> in adobe's case, there needs to be periodic internet access, about once
    >
    > a month. the rest of the time no internet access is needed.


    That's not to bad I guess, but could still, pose some problems.

    >
    >
    >
    > yearly customers can run it for about 3 months without any internet
    >
    > access.


    There's going to be two types of customers, supsription and .......yearly subscription.

    > that's a long time to be off the grid.


    I guess it is nut then that's not the case it is one could be on the grid but not able or willing to connect to it. I know many muscians that refuse to have their main music computer connected to teh internet partly due to security the reast is intrurupts of the processor, checking things.


    > > What I was noting is that the cloud idea is an idea to

    >
    > > make more money.

    >
    >
    >
    > surprising as it may seem, companies are in business to make money.


    Most peoloe are too even scammers just want to make money, even charities want to make money, they aren't the same though.


    > > In many cases cloud software is not

    >
    > > actually online at all, as is apparently the case with

    >
    > > Adobe's subscription. In other words, it makes no sense

    >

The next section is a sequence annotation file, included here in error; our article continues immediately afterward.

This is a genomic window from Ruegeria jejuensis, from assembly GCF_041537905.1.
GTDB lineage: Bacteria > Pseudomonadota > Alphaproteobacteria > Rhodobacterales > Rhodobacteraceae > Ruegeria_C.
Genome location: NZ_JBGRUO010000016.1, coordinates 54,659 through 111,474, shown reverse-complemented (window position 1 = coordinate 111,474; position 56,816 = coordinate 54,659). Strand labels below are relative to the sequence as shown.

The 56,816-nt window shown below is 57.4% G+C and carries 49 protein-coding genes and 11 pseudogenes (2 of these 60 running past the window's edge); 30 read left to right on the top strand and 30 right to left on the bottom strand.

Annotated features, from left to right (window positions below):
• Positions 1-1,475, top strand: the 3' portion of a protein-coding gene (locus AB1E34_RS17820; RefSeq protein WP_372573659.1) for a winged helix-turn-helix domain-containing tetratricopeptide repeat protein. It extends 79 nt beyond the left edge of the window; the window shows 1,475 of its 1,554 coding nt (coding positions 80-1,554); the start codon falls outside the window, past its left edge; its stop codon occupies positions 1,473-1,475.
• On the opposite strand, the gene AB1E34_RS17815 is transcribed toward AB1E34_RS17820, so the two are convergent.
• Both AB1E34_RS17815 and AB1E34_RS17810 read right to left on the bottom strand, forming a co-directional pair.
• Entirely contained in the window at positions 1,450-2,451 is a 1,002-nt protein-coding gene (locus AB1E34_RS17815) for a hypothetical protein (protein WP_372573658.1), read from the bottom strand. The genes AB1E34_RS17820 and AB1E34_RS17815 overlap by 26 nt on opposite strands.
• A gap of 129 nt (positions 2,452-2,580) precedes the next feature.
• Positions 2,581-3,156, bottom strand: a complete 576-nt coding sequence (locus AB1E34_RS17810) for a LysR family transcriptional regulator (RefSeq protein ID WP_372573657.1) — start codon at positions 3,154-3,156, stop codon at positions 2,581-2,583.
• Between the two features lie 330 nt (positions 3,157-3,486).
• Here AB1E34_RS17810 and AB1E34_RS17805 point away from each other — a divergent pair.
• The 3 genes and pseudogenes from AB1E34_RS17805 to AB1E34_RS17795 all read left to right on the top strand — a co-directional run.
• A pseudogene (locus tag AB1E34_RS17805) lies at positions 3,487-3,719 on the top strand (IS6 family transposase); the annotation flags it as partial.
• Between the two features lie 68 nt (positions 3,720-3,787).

> > to run such complex software anyplace but on your

    >
    > > computer. The subscription model, requiring an online

    >
    > > connection, is really just DRM.

    >
    >
    >
    > no, it's much more than that,


    No it isn't, well not much more.
    I pay my utilities bills every 3 months and many other bills regually every month I even had a macworld subscription none of these need to check my computer to see if I'm paying or not so why does adobe ?



    >


    and non-cloud software had copy
    >
    > protection, which didn't affect honest people.


    It did, far more than those less than honest.



    > > Adobe could, possibly, let

    >
    > > you use it from different computers, but it would still have

    >
    > > to be installed to each computer.

    >
    >
    >
    > so what?


    It's not cloud then is it, any more than backups on your HD aren't in the cloud.

    >
    >
    >
    > obviously software has to be installed for it to be used.


    http://spoon.net/

    not tried it myself.
    But in the early days we were running X windows which was not meant to install software as such but still run it in RAM .



    > > If you installed to your

    >
    > > Mac today you could be forced to buy a new Mac in, say,

    >
    > > two years when Adobe drops support for your current Mac

    >
    > > OSX version. Since it's a constantly-updating subscription,

    >
    > > you won't have a choice to just "keep the old version".

    >
    >
    >
    > nobody is forcing anyone to do anything.


    A meaningless answer.


    > if at some point in the future adobe drops support for an old and
    >
    > outdated mac (or pc), you just don't upgrade to the latest version
    >
    > they're offering. no big deal.


    What latest version according to SD they will be only ONE version.
    (flashback to Highlander), there can be only one ;-)

    Which to me wouldn't make much sense.


    > > | if everything is done corectly and fairly a subscription might be theway

    >
    > > to go and be good for the consumer.

    >
    > > | I'm suprised Apple or MS haven't done this with OSs.

    >